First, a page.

The Seabird Island First Nations Festival held last weekend was once again a big success offering youth, young adults, and adults alike an opportunity to showcase their culture and history through Soccer, Ball-Hockey, War Canoe races and Sla:hal. This three-day celebration held the last weekend of May demonstrates First Nations heritage through friendly competition in sport and traditional games.
One of the festival favourites is “slahal” is an ancient game, dating to before the last ice age. In the Coast Salish tradition, the Creator gave “stickgame” to humanity as an alternative to war at the beginning of time. Thus the game straddles multiple roles in Native culture — it is at once entertainment, a family pastime, a sacred ritual and a means of economic gain (through gambling). In addition to the games there are displays of artisans.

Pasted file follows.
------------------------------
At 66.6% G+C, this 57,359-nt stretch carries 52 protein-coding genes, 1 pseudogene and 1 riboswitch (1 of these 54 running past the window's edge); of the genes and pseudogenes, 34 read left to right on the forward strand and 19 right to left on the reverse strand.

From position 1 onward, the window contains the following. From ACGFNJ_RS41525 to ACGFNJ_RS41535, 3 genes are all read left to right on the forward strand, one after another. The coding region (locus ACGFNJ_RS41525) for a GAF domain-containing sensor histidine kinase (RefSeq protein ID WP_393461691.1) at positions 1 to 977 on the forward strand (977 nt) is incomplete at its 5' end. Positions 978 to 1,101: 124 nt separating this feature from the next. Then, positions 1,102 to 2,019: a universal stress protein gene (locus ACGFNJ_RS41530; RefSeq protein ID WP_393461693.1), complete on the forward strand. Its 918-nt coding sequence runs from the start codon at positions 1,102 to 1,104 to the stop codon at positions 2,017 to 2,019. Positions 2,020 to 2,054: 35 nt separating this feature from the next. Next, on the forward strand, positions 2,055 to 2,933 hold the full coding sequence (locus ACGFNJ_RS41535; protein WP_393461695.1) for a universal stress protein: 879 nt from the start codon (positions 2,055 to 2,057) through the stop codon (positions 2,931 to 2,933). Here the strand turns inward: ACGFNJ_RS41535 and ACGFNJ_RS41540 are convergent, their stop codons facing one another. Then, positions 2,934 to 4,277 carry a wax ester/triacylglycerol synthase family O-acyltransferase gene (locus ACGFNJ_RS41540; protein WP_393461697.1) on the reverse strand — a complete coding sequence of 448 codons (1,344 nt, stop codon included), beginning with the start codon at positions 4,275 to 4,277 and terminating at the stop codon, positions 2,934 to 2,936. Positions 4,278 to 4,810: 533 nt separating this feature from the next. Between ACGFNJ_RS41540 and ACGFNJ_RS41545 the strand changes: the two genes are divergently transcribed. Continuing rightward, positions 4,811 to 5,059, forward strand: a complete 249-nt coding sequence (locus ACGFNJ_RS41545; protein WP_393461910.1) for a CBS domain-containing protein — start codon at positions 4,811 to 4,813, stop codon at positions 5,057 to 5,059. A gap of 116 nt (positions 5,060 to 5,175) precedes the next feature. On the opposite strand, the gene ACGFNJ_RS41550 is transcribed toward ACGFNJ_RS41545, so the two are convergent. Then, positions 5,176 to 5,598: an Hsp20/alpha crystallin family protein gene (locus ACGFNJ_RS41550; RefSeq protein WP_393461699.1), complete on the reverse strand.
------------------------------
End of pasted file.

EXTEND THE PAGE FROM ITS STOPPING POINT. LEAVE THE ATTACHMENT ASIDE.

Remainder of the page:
Long before colonization of Canada, First Nations people from across Canada and North America held games. In fact a number of modern games like lacrosse were derived from traditional First Nations games. These games taught First Nations children many qualities that would help them through their journey into adulthood, such as: honesty, courage, respect, and gratitude.